The boundary conditions of the system are encoded in the operator . To select the periodic sector we replace the operator with its eigenvalue corresponding to an odd number of fermions. To select the antiperiodic sector we replace the operator with the eigenvalue , corresponding to even parity.
The Hamiltonian can be written in momentum space as a sum of BdG Hamiltonians
The BdG Hamiltonians can be diagonalized by a Bogoliubov transformation. Namely, we may write
in terms of the Bogoliubov-Valatin operators
(We will see below that the modes with and require a special analysis since they satisfy . Further, for these modes; hence, .) We see that in both phases of the model, the excitation energy is gapped for all ; the minimum energy lies at with . At the critical point , the system is gapless and for .
With regard to the topological aspects of the superconductor, the ferromagnetic phase, having a double ground state degeneracy, maps to a topological phase and the non-degenerate paramagnetic phase to a topologically trivial phase. This can be seen from standard Berry’s phase analyses of the momentum eigenstate spinor structure Niu2012 (). Alternatively, it is common to consider the Kitaev chain, a finite open chain version of the Hamiltonian in Eq. (7), which naturally lacks the term associated with the (anti)periodic boundary conditions of the ring geometry. The topological phase then has free Majorana modes at each end which lie at zero energy if the chain length is much larger than the decay length of these end modes. The Majorana end modes together form a Dirac fermion state which can either be occupied or unoccupied, thus accounting for the double degeneracy and fermion parity. As alluded to above and detailed in what follows, for the ring geometry, which we confine ourselves to, the connection between topological degeneracy and fermion parity is more subtle.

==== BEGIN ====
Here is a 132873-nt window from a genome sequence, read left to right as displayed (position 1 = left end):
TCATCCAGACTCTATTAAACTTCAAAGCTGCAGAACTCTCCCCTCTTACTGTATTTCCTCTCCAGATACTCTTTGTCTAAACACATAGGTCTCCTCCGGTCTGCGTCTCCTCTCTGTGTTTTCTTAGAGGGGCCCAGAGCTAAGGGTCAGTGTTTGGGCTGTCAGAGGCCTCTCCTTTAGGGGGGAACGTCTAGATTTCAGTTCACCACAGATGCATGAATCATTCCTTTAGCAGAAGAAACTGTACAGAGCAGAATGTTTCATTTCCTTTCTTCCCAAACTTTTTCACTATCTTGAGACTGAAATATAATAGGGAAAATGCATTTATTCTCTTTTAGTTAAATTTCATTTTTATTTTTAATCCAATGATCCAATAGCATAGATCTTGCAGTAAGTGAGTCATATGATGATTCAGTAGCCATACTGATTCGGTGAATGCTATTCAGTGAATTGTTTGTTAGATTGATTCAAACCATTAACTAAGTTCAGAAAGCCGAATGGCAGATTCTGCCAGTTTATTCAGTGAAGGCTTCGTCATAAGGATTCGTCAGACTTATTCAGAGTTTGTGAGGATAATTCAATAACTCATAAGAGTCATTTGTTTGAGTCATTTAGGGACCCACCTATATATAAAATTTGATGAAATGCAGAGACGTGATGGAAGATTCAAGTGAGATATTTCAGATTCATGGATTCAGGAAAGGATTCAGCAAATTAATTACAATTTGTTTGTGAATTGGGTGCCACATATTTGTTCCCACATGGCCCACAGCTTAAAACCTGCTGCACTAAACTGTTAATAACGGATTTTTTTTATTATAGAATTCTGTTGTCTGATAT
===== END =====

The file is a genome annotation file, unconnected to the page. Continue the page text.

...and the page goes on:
ii.2 Topological degeneracy
We now describe the ground states of the model in terms of the occupation numbers of the fermionic modes and explain in detail how the topological sectors of the Ising chain are connected to fermion parity. In particular, we show that there is always a ground state of the system with even fermion number, while a ground state with odd fermion number exists only in the ferromagnetic phase. In the paramagnetic phase, the lowest energy state with odd fermion number is part of a band which is gapped away from the true (even fermion number) ground state. A schematic of the spectrum of the model highlighting these features is shown in Fig. 3.
We focus first on the case where the number of sites is even. In the even-fermion antiperiodic sector, the allowed momenta are then given by with integer . Crucially, note that the values of do not include and . The ground state is given by
where spans the restricted set of momenta described above. The energy of this state is given by, where the sum respects the quantization condition on .
In the odd-fermion periodic sector the allowed momenta are given by with integer . These include the momenta , which need to be treated carefully. In the ferromagnetic phase occurring for , we have ; hence . From Eq. (II.1) we see that the contribution of this mode to the Hamiltonian is then just , and thus the fermionic state with the mode occupied has the lower energy compared to that with the mode unoccupied. We also have , so that , and similar arguments show that the energetically favorable state has the mode unoccupied. Hence the ground state is given by
As this state is annihilated by all the it has an energy given by . In this phase, the values of become arbitrarily close to those of the even-fermion sector and for we get a two-fold degenerate ground state.